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CME: Highlights of Latest Pig Crop Report

29 December 2010

US - USDA released on Monday (27 December) the results of its quarterly survey of hog and pig operations, providing a benchmark estimate for total inventories as of 1 December 2010, write Steve Meyer and Len Steiner.

On page 2 (see link below) we have included a summary table with the latest results from this report, below are some of the highlights and our first take:

We view the results of this survey as moderately bullish for hog futures when they open on Tuesday, especially for deferred contracts. The total hogs and pigs inventory was pegged at 64.325 million head, 0.9 per cent lower than a year ago. Pre-report estimates were on average looking for a 0.5 per cent decline in the total inventory number. The inventory of breeding animals as of 1 December was reported to be 5.778 million head, 1.2 per cent lower than a year ago and just 8,000 larger than the 1 September count. Combing into this report, pre-report estimates were looking on average for a 45,000 head gain over the 1 September count although we had our doubts on that estimate (see DLR 12/23). Sow slaughter picked up in October and November as grain prices began to ratchet up , erasing much of the gains made by some producers. The inventory of market hogs was reported at 58.547 million head, 0.8 per cent lower than a year ago. Prereport estimates were looking for the inventory of market hogs to be down 0.5 per cent. We were a bit puzzled that USDA estimated the inventory of +180 lb. hogs at about the same level as a year ago even though daily and weekly slaughter numbers have been tracking about 4 per cent ahead of last year for December. The inventory of light hogs (50 pounds or less) was estimated at 18.564 million head, 2.7 per cent lower than a year ago and very much apart from pre-report estimates, which were looking for a feeder pig inventory similar to year ago levels. The inventory of hogs in the 50—119 pound range was 16.519, 3.2 per cent lower than a year ago and quite a bit different from the 0.5 per cent decline indicated by analysts in their pre-report estimates. The decline in these two categories is clearly bullish for pork prices in the first few months of 2011. Even with the strong gains in hog carcass weights, overall pork production will remain in check in the foreseeable future.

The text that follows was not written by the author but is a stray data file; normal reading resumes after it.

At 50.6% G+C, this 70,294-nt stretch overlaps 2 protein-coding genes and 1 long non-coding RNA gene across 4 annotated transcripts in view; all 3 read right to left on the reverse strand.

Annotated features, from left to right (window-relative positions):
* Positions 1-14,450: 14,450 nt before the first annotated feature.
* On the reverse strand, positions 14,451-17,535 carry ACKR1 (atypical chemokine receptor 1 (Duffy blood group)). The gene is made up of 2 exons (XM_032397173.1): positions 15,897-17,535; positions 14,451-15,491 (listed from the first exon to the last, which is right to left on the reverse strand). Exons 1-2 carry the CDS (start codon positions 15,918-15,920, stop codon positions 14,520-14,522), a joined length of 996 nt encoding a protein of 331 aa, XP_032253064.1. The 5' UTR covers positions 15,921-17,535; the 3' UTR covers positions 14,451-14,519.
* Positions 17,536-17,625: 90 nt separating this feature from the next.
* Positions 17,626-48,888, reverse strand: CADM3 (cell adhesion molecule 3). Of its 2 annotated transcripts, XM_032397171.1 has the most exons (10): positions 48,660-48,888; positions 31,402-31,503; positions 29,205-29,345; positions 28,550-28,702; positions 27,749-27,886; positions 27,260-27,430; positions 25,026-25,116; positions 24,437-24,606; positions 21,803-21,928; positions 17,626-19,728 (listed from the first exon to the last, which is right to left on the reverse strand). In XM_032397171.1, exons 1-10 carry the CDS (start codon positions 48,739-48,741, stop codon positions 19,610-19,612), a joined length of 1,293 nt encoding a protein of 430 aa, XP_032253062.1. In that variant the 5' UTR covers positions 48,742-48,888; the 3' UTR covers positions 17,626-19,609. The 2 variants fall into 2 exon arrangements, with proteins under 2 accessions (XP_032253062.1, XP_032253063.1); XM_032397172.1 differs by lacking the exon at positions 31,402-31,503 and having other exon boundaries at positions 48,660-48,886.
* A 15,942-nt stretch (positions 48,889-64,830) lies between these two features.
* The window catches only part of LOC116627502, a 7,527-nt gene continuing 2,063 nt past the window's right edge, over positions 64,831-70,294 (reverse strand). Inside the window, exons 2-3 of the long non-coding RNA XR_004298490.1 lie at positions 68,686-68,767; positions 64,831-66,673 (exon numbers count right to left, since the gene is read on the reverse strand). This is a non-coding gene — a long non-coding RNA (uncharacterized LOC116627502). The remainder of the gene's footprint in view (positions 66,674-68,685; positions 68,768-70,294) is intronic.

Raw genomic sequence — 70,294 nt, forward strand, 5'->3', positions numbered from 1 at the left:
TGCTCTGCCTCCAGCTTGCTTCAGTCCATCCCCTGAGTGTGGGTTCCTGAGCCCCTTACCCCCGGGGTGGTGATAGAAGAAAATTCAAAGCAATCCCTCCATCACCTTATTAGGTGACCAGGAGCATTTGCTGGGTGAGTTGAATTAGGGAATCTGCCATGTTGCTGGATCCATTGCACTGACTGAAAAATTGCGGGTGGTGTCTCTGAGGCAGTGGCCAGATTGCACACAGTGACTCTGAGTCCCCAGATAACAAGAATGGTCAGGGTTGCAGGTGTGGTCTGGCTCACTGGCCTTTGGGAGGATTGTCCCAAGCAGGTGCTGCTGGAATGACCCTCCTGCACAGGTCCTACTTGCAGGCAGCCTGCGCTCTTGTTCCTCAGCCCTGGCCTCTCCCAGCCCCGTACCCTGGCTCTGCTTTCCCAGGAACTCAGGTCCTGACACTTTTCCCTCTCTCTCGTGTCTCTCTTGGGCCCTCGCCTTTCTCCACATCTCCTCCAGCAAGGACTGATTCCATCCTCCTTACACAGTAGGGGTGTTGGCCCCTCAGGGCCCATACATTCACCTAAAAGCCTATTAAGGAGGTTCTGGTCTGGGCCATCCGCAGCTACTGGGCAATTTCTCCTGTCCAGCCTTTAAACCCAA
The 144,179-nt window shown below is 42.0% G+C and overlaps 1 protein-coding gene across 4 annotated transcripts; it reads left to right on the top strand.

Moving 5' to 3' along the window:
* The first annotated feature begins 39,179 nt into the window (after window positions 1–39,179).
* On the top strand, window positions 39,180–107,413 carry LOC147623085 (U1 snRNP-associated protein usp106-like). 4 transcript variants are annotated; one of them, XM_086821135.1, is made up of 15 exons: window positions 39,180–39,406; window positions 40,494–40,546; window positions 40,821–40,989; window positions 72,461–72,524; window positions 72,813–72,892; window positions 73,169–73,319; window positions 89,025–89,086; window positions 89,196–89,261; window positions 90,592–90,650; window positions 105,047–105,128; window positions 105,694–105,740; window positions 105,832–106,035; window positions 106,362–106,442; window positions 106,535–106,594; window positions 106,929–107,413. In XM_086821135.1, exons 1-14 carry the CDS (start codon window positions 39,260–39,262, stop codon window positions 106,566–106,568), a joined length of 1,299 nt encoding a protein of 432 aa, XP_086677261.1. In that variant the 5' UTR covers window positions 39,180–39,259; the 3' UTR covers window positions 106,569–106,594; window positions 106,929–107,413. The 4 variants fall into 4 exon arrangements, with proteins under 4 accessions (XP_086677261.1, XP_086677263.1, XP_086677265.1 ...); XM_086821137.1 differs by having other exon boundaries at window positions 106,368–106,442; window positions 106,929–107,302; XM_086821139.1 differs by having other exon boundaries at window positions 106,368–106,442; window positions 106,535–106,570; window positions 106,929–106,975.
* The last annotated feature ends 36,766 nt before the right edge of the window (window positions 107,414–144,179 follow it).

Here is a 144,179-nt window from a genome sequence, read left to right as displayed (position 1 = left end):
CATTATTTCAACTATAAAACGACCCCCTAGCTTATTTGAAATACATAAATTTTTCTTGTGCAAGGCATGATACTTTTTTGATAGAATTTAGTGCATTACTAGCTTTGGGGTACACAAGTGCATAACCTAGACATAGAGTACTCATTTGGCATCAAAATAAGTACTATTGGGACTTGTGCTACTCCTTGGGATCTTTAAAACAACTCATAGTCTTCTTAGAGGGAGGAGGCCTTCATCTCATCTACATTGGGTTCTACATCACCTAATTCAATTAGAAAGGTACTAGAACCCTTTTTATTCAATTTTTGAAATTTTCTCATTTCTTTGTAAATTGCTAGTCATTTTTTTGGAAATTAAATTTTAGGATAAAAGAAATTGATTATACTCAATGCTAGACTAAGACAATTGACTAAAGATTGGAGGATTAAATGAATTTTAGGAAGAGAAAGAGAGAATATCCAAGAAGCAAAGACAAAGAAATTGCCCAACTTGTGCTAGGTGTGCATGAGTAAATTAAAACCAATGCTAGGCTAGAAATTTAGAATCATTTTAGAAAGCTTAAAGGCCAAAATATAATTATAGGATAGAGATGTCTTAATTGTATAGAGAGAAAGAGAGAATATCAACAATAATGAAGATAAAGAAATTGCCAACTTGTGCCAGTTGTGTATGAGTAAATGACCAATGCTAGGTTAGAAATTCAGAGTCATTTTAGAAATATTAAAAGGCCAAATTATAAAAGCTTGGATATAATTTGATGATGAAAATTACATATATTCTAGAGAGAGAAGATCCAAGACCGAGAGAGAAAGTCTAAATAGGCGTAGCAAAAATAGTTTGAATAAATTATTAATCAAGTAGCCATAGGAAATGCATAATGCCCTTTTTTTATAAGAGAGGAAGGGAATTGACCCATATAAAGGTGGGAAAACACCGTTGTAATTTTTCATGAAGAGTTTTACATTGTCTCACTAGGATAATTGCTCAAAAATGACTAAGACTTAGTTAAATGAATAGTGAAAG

While the total inventory numbers were still relatively close to pre-report estimates, the USDA numbers indicated that producers remain quite worried about the future. High feed costs are a particular concern for many producers, and this is reflected in farrowing intentions, which were sharply lower than analyst forecasts. The range of analysts’ estimates for the Mar - May period was looking for a 0.5 per cent to 2 per cent increase over year ago levels. The USDA report, however, showed that producers actually plan to cut farrowings by a whopping 2.3 per cent compared to the already low levels of 2010. This implies a likely contraction in US hog slaughter in the second half of 2011, which runs counter most estimates we have seen for US hog production next year. The latest WASDE report indicated a 1.2 per cent increase in US pork production for H2 of 2011. Keep in mind, however, that the overall decline in slaughter will be smaller than the farrowings numbers indicate as producers continue to improve productivity, with the number of pigs saved per litter growing at about 2 per cent, offsetting a good portion of the farrowing declines. The chart below shows that while farrowings have declined sharply in the last two years, the pig crop has declined by a much smaller amount.

Further Reading

- You can view the full report by clicking here.


Daily Livestock Report - Copyright © 2008 CME. All rights reserved.


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